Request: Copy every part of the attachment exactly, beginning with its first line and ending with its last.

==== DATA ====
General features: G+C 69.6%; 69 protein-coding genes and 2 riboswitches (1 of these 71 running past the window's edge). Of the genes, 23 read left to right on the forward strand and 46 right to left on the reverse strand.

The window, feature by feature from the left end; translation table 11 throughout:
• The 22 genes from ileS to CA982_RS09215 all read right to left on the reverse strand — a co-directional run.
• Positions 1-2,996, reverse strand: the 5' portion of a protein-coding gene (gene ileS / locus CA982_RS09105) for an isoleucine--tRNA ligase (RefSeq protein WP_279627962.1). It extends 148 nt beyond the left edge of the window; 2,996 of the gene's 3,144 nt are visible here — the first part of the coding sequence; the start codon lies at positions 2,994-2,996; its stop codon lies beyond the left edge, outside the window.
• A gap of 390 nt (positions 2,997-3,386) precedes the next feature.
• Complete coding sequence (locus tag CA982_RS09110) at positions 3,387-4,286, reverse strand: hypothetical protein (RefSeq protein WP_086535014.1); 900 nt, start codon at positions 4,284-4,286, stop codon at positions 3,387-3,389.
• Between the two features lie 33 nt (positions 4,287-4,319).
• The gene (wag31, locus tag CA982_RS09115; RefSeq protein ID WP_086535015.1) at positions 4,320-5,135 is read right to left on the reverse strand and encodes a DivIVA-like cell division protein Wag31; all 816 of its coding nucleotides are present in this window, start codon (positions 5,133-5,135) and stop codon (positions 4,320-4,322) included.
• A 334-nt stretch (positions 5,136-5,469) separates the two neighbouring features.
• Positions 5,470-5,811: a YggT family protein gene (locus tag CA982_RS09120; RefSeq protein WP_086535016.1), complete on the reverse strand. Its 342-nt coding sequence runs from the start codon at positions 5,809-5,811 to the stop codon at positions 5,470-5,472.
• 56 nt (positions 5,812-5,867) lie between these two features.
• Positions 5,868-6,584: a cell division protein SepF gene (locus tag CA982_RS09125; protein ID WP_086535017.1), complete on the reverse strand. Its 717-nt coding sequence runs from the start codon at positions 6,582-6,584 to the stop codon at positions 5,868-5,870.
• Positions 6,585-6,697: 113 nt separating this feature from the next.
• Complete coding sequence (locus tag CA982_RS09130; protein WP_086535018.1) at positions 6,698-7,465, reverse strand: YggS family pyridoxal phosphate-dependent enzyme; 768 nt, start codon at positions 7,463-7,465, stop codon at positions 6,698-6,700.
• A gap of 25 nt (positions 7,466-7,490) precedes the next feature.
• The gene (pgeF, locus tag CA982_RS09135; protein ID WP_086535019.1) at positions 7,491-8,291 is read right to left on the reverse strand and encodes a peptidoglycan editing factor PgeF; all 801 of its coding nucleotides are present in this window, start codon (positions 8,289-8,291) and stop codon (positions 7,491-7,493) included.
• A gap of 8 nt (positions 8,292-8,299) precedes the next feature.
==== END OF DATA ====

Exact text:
General features: G+C 69.6%; 69 protein-coding genes and 2 riboswitches (1 of these 71 running past the window's edge). Of the genes, 23 read left to right on the forward strand and 46 right to left on the reverse strand.

The window, feature by feature from the left end; translation table 11 throughout:
• The 22 genes from ileS to CA982_RS09215 all read right to left on the reverse strand — a co-directional run.
• Positions 1-2,996, reverse strand: the 5' portion of a protein-coding gene (gene ileS / locus CA982_RS09105) for an isoleucine--tRNA ligase (RefSeq protein WP_279627962.1). It extends 148 nt beyond the left edge of the window; 2,996 of the gene's 3,144 nt are visible here — the first part of the coding sequence; the start codon lies at positions 2,994-2,996; its stop codon lies beyond the left edge, outside the window.
• A gap of 390 nt (positions 2,997-3,386) precedes the next feature.
• Complete coding sequence (locus tag CA982_RS09110) at positions 3,387-4,286, reverse strand: hypothetical protein (RefSeq protein WP_086535014.1); 900 nt, start codon at positions 4,284-4,286, stop codon at positions 3,387-3,389.
• Between the two features lie 33 nt (positions 4,287-4,319).
• The gene (wag31, locus tag CA982_RS09115; RefSeq protein ID WP_086535015.1) at positions 4,320-5,135 is read right to left on the reverse strand and encodes a DivIVA-like cell division protein Wag31; all 816 of its coding nucleotides are present in this window, start codon (positions 5,133-5,135) and stop codon (positions 4,320-4,322) included.
• A 334-nt stretch (positions 5,136-5,469) separates the two neighbouring features.
• Positions 5,470-5,811: a YggT family protein gene (locus tag CA982_RS09120; RefSeq protein WP_086535016.1), complete on the reverse strand. Its 342-nt coding sequence runs from the start codon at positions 5,809-5,811 to the stop codon at positions 5,470-5,472.
• 56 nt (positions 5,812-5,867) lie between these two features.
• Positions 5,868-6,584: a cell division protein SepF gene (locus tag CA982_RS09125; protein ID WP_086535017.1), complete on the reverse strand. Its 717-nt coding sequence runs from the start codon at positions 6,582-6,584 to the stop codon at positions 5,868-5,870.
• Positions 6,585-6,697: 113 nt separating this feature from the next.
• Complete coding sequence (locus tag CA982_RS09130; protein WP_086535018.1) at positions 6,698-7,465, reverse strand: YggS family pyridoxal phosphate-dependent enzyme; 768 nt, start codon at positions 7,463-7,465, stop codon at positions 6,698-6,700.
• A gap of 25 nt (positions 7,466-7,490) precedes the next feature.
• The gene (pgeF, locus tag CA982_RS09135; protein ID WP_086535019.1) at positions 7,491-8,291 is read right to left on the reverse strand and encodes a peptidoglycan editing factor PgeF; all 801 of its coding nucleotides are present in this window, start codon (positions 8,289-8,291) and stop codon (positions 7,491-7,493) included.
• A gap of 8 nt (positions 8,292-8,299) precedes the next feature.